A new Korean report published today states that Samsung Electronics is expected to record an operating profit of 8.4 trillion won ($7.9 billion) in the first quarter, down 4.33 percent from a year ago, as the result of slow smartphone sales growth. The estimate did not provide figures for each of its business divisions. These will be made public in the last week of April. Yet looking forward, analysts are seeing the coming smartphone pricing wars being a negative on Samsung's bottom line going forward.
Analysts have shown mixed reactions about the first-quarter performance. They said that the figures are mostly in line with the market consensus of 8.4 trillion to 8.5 trillion won but raised concerns about the high dependence on smartphones.
In a short-term strategy to boost profits, Samsung plans to promote its Galaxy S5 smartphone, which will go on sale globally from Friday. Yet will it really make that much of a difference considering that the Galaxy S5 made a weak start at home.
While some analysts are hoping that Samsung will bounce back in the latter half of this year after going through another sluggish quarter between April and June, other analysts are raising questions about whether Samsung's aggressive pricing plan for the latest handset will fully pay off before Apple's new mobiles will be introduced sometime in the second half of the year, officials said.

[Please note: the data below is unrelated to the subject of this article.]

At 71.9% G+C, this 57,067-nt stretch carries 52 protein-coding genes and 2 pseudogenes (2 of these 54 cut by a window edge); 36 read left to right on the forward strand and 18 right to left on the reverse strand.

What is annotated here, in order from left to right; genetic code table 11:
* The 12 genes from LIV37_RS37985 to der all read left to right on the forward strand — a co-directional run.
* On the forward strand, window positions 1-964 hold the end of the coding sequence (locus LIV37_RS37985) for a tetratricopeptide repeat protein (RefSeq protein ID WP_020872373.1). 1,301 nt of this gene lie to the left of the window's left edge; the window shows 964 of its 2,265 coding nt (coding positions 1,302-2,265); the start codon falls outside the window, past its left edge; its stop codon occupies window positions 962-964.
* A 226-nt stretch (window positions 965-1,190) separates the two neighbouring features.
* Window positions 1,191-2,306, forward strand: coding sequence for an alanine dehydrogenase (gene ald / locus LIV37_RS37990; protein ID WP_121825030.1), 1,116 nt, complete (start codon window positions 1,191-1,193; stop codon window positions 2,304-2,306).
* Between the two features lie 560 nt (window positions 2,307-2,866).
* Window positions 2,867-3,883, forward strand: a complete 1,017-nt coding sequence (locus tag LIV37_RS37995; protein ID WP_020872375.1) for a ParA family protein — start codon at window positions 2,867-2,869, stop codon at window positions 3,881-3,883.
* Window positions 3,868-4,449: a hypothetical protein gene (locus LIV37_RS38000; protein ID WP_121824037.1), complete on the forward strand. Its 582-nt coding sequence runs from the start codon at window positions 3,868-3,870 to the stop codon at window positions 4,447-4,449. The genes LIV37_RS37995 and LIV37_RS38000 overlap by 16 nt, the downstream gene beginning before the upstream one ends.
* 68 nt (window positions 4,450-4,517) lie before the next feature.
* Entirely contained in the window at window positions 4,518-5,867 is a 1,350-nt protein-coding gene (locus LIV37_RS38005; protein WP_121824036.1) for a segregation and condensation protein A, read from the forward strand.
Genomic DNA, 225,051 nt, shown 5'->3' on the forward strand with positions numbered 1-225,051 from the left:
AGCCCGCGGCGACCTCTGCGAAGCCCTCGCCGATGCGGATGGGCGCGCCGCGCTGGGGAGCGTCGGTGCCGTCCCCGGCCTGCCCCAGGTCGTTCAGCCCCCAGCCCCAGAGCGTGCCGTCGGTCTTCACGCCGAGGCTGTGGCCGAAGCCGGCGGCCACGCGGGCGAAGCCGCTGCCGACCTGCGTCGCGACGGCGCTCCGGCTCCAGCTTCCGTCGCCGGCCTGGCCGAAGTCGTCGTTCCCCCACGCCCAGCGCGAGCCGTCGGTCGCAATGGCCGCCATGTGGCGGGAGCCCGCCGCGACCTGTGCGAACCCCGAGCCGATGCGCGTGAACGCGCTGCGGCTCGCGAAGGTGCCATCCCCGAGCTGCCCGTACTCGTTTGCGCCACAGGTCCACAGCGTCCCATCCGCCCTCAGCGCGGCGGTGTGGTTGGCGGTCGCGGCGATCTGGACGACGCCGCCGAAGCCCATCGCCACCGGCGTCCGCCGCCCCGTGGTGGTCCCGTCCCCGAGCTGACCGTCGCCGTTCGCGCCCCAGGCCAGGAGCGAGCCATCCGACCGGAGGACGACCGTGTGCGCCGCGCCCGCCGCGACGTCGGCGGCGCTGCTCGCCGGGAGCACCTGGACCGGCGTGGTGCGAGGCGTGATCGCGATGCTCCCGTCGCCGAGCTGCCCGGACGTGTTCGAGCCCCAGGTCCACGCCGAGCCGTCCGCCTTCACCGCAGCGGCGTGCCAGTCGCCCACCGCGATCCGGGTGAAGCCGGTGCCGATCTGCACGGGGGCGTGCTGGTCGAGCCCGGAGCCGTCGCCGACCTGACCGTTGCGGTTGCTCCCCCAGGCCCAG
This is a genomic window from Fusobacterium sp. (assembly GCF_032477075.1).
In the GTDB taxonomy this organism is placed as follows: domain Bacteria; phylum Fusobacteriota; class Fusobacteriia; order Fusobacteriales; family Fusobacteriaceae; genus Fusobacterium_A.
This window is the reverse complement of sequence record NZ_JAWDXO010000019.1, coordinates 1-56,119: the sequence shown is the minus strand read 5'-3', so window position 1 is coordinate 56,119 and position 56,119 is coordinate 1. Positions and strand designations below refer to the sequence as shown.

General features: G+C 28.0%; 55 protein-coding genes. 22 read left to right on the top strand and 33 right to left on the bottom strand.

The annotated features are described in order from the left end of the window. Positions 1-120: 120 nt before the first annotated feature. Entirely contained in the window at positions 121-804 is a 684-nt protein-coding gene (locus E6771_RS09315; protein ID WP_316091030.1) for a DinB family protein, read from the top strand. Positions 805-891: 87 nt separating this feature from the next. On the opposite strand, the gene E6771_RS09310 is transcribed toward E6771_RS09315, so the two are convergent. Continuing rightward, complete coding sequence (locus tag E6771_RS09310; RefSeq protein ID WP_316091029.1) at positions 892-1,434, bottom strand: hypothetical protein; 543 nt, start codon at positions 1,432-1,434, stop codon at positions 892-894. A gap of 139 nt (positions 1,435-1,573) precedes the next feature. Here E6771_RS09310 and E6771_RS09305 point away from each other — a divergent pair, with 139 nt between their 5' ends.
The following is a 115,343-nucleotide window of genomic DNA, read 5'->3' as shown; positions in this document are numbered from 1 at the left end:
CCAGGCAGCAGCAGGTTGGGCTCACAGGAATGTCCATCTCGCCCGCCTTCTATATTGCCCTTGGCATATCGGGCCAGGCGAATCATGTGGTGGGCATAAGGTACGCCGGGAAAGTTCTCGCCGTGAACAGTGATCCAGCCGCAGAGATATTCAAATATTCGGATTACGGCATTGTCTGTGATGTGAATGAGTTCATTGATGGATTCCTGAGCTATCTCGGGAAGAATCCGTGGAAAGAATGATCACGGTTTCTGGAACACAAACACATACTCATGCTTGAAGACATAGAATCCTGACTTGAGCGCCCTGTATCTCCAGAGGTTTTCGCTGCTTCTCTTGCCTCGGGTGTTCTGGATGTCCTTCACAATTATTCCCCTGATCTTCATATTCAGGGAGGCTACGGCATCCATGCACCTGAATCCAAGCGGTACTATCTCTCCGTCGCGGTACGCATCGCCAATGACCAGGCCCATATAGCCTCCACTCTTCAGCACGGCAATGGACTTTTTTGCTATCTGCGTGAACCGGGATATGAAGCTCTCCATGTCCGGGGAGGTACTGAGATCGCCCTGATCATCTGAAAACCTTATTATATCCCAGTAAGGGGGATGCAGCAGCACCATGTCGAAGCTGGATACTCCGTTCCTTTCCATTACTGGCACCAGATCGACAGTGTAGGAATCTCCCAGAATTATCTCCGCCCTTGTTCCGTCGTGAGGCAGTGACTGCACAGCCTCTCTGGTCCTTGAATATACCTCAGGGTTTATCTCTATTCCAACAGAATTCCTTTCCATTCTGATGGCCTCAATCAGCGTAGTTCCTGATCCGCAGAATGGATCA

In light of these pressures, a senior hedge fund manager based in Seoul stated that "We recently advised our big clients to sell Samsung Electronics stocks because most profit is coming from smartphones. Other than these, we don't see any positive factors that can lift Samsung's profit." Ouch. The hedge fund manager added that "Demand for TVs remains weak and the appliances market is heading towards an unfavorable season.
Mark Newman at Bernstein Research in Hong Kong stated that "At current valuations, the market is assuming the mobile business will destroy value going forward."
"Samsung has been consistent in putting competitive hardware specifications in flagship models. But its focus is now on pricing as budget phones are gaining popularity. Samsung will continue to stick with 32-bit processors for the next Galaxy Note 4 and skip 64-bit for another year, partly due to Google not having a 64-bit version of Android available.
The report also noted that "Samsung, embroiled in legal feuds over smartphone patents with Apple, is estimated to owe the iPhone maker some 300 billion won." It's obviously a negative for the stock at the moment.
Nokia could spell Trouble for both Samsung and Apple going forward
It should also be noted that while Samsung is focused on the budget phone market, they will be deeply challenged in this segment of the market by Nokia that will be coming on strong with great products and killer prices starting in May. Nokia is basically declaring war on Samsung and it will have an effect on Samsung's bottom line going forward. The pricing is so aggressive that Samsung will have to lower prices more than they want to admit to.
With that being said, Nokia is equally planning an aggressive attack on Apple over the summer with very aggressive new mid to high end phones in the May-June timeframe aimed at the iPhone 5S and iPhone 5C.
Both Samsung and Apple are going to have to deal with the Nokia-Microsoft invasion into the market with killer pricing. Microsoft is rolling up its sleeves and wants to make their mark this year with their acquired Nokia. Though their advantage, at least against Apple, could be short lived as Apple's new game plan for the iPhone is likely to shift dramatically later this fall with one, if not two new iPhone models.